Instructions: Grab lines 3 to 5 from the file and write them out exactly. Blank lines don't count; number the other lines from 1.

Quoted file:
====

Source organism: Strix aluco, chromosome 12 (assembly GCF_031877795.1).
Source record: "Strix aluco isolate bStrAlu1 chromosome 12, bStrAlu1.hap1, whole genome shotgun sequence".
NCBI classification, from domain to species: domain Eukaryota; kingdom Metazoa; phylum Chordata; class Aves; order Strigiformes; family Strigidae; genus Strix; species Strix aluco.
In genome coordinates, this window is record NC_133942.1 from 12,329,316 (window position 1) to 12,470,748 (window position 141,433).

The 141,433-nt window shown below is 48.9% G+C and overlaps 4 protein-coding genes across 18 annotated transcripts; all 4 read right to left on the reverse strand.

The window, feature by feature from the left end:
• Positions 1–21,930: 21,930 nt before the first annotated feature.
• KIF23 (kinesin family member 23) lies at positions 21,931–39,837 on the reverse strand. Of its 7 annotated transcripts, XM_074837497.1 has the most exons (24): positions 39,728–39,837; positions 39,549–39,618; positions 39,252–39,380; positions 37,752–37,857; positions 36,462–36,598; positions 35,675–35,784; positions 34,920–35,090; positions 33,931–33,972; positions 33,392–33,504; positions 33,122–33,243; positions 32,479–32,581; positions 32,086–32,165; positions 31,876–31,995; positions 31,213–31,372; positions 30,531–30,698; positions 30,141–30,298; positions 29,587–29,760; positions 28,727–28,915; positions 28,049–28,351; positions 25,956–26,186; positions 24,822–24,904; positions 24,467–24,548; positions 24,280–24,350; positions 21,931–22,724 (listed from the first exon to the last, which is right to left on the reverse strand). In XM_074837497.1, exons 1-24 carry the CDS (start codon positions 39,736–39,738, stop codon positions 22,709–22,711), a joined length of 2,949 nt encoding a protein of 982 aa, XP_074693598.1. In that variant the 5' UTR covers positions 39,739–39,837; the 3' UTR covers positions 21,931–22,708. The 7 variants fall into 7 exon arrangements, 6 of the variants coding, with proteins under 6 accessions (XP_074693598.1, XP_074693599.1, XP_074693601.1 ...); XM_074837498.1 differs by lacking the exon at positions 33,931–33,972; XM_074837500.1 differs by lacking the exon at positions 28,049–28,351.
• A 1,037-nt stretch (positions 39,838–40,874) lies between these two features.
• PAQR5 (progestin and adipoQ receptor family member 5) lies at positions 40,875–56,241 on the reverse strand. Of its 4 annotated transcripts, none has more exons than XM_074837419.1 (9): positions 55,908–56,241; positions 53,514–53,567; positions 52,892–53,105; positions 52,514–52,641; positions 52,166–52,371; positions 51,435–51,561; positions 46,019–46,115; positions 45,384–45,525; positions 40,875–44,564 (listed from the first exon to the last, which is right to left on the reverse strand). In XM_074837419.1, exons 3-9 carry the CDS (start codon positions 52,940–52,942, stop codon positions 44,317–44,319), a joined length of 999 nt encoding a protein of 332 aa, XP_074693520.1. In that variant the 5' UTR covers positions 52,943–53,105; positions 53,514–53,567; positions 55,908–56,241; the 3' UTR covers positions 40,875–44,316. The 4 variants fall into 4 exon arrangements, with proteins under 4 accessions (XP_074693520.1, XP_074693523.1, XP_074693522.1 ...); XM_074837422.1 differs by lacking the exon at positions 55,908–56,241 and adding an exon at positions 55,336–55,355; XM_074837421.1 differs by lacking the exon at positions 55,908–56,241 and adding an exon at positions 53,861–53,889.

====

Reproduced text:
NCBI classification, from domain to species: domain Eukaryota; kingdom Metazoa; phylum Chordata; class Aves; order Strigiformes; family Strigidae; genus Strix; species Strix aluco.
In genome coordinates, this window is record NC_133942.1 from 12,329,316 (window position 1) to 12,470,748 (window position 141,433).

The 141,433-nt window shown below is 48.9% G+C and overlaps 4 protein-coding genes across 18 annotated transcripts; all 4 read right to left on the reverse strand.